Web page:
Our monthly newsletter features a variety of information, highlighting
current domestic and international issues concerning bioresources.


BioResource Newsletter  Vol.4 No.11

 Information on
     Resource-related Events:

 Hot News from Abroad
        No.24:

EVisiting ZIRC
 Takao Sasado

 

 

 

 Laboratory of Bioresource,
 National Institute for Basic Biology

 Ongoing Column No.36:

EDo you know "Creative Commons" ?

shigenImage

2008/11/30 


Download the PDF version of this newsletter at
http://www.shigen.nig.ac.jp/shigen/news/

 

Bioresources information is available at the following URLs

NBRP http://www.nbrp.jp/index.jsp
SHIGEN  http://www.shigen.nig.ac.jp/
WGR http://www.shigen.nig.ac.jp/wgr/
JGR http://www.shigen.nig.ac.jp/wgr/jgr/jgrUrlList.jsp
 

  Information on Resource-related Events


 BMB2008 (Joint Meeting of the 31st Annual Meeting of the Molecular
    Biology Society of Japan & the 81st Annual Meeting of the Japanese
    Biochemical Society)

    "NBRP Symposium"

     Date: 16:45-19:15 onTuesday, December 9, 2008
     Place: The 19th Site (Main Hall 1F, Kobe International Conference Center)
    "NBRP Exhibition: Panel Exhibitions with Realia"

     Date: 10:00-18:00 from December 9 (Tue) to December 12 (Fri), 2008
     Place: Exhibition Site 2 (The 3rd Hall of Kobe International Exhibition Hall)

 The 2nd Workshop on Rat Resource Research

     Date: January 30 (Fri) 2009, 13:00-17:00
     Place: International Conference Hall I, Clock Tower Centennial Hall, Kyoto Univ.

 The 3rd International Biocuration Conference (IBC 2009)

     Date: April 16-19, 2009, in Berlin, Germany
     (for details, please visit  http://projects.eml.org/Meeting2009)


Details are available at: http://www.nbrp.jp/

 
  Hot News from Abroad No. 24

 

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   Visiting yhqb

   Takao SASADO,  Researcher
   Laboratory of Bioresource,
   National Institute for Basic Biology


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   Dr. Kiyoshi Naruse, Associate Professor, and director of the Laboratory of Bioresource at the National Institute for Basic Biology (NIBB) Japan, and I visited the Zebrafish International Resource Center (ZIRC) in Eugene Oregon, USA, in the beginning of July. The National BioResource Project (NBRP) Medaka was initiated last year with NIBB as the core institute, and we are currently moving towards developing more efficient systems for the collection, maintenance, and distribution of medaka bioresources. When we participated in the Zebrafish meeting organized by the University of Wisconsin, we had the opportunity to visit the ZIRC for consultation regarding our project administration. I have participated in this project since April of this year and am primarily responsible for the general maintenance and administration of living medaka and frozen sperm resources. From a resource administrator's point of view, I shall present several of my impressions of the ZIRC.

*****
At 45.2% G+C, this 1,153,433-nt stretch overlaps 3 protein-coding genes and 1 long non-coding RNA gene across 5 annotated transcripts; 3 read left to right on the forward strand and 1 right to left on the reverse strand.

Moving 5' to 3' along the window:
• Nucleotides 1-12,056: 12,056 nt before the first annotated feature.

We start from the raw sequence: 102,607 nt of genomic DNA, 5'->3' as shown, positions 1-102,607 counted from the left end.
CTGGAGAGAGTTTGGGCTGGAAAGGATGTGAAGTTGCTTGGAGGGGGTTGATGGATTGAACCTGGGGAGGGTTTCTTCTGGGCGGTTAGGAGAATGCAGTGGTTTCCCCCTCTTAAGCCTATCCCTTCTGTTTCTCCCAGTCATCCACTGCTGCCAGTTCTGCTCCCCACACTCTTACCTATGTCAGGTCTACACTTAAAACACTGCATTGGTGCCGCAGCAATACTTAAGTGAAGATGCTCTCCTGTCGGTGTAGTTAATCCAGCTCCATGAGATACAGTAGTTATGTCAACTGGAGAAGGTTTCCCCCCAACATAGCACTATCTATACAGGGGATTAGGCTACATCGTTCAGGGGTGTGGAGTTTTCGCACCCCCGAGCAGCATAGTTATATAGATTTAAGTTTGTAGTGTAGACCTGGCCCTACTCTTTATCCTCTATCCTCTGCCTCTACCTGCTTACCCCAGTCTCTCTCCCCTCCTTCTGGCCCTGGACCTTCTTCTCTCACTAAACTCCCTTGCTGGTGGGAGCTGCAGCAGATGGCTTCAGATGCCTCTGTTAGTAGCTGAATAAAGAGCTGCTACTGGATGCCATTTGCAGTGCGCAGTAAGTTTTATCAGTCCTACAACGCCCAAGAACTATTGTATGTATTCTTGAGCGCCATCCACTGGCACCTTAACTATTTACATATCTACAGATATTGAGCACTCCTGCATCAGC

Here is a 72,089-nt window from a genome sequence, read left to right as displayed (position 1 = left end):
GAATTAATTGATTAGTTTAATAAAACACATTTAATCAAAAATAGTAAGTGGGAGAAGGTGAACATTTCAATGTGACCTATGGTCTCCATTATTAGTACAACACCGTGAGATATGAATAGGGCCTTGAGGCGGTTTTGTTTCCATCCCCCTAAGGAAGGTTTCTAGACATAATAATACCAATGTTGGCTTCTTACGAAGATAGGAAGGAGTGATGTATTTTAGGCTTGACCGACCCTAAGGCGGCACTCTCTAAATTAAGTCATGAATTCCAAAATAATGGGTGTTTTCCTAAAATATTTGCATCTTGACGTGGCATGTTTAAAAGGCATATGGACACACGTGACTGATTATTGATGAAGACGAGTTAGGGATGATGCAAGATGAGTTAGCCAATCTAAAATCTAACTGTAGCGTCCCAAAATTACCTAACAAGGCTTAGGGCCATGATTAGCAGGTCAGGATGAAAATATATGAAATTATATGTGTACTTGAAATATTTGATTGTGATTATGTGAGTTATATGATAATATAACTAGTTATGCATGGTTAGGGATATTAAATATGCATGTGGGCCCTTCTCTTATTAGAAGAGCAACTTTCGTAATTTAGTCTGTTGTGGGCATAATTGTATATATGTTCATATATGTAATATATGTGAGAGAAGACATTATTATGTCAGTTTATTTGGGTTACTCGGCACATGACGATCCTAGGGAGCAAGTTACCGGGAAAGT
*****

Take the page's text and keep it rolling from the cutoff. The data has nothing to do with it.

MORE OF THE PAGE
ZIRC
ZIRC Website: http://zebrafish.org/


 


   1. The Building and Grounds of the ZIRC   

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   The ZIRC occupies its own building located near the main campus of the University of Oregon. It sits near a stream and is surrounded by green lawns and trees and appears to quietly blend in with the natural environment. The building is well-designed for effective operation as a Zebrafish resource center, and the main breeding room (Photo 1), quarantine room, fish tank washing room, experiment room, living room, and kitchen are all logically arranged in consideration of the circulation of workers and materials. The entire building has been designed to create a comfortable working environment; for example, the residential area is spacious, natural light streams in from the windows, and green groves can be seen just by looking outside. All in all the ZIRC seems to be a fantastic place to work and study.


   2. Staff and Work at the ZIRC   

   Staff members at the ZIRC include Dr. Zoltan Varga, the director, and approximately 20 full-time workers, with about a dozen student part-time staff who are mainly in charge of breeding. In addition to the full-time staff members who are involved in operation management and the breeding and shipping of fish, there are also other specialists who are responsible for the administration of the databases (mentioned in the next chapter), repairs and installations of the breeding system (Photo 2), and disease diagnosis (veterinarians). In this regard, we were overwhelmed by the capabilities of not only the facilities, but also of the human resources essential for the successful administration and realization of specific operations.


   3. Database System for the Maintenance of Strains   

   The ZIRC has developed a sophisticated database system for maintaining strains of living fish. Two staff members, who previously worked for Oracle, a famous database software company, are exclusively in charge of developing and managing the systemfs software and hardware. In the breeding room, the workers carry a handy I/O device, which is capable of scanning barcodes and recording information regarding fish in each tank directly into the database on the main server via wireless LAN or, alternatively, can be used for reading the information about the fish on its display (Photo 3). In addition, the system is equipped with a printer that is able to print barcodes containing a wide range of information directly on to stickers which can then be applied to the tanks, greatly facilitating the I/O tasks of the staff. By using this system, multiple workers can smoothly share information (strains and numbers of fish and their locations, etc.) and, accordingly, an extremely efficient and laborsaving system for the maintenance and administration of numerous strains has been possible.


 

    Photo 1
Photo 1: Circulating breeding system in the main breeding room. The water for breeding is pooled in the backyard and recycled via a bio-filtration process.

 


Photo 2


Photo 2: The working desk of a full-time technical staff member.


 


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Photo 3: Terminal PC located in the breeding room. To the left of the PC is a printer for printing barcode stickers. The inset picture on the upper left shows the handy I/O device equipped with a small display and keyboard, which is capable of scanning the barcodes.

 


   4. Overview